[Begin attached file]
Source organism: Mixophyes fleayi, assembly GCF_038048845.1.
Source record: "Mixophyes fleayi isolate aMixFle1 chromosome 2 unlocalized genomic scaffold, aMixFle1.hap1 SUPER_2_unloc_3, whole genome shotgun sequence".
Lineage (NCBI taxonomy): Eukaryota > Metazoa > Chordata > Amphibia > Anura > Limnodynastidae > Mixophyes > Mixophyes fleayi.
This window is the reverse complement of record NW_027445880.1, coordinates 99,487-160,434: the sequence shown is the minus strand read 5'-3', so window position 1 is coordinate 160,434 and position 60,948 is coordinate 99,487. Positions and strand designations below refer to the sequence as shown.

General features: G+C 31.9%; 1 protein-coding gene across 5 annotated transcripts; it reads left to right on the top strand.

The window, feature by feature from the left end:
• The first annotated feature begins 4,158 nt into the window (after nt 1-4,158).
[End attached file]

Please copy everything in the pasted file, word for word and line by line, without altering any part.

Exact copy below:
Source organism: Mixophyes fleayi, assembly GCF_038048845.1.
Source record: "Mixophyes fleayi isolate aMixFle1 chromosome 2 unlocalized genomic scaffold, aMixFle1.hap1 SUPER_2_unloc_3, whole genome shotgun sequence".
Lineage (NCBI taxonomy): Eukaryota > Metazoa > Chordata > Amphibia > Anura > Limnodynastidae > Mixophyes > Mixophyes fleayi.
This window is the reverse complement of record NW_027445880.1, coordinates 99,487-160,434: the sequence shown is the minus strand read 5'-3', so window position 1 is coordinate 160,434 and position 60,948 is coordinate 99,487. Positions and strand designations below refer to the sequence as shown.

General features: G+C 31.9%; 1 protein-coding gene across 5 annotated transcripts; it reads left to right on the top strand.

The window, feature by feature from the left end:
• The first annotated feature begins 4,158 nt into the window (after nt 1-4,158).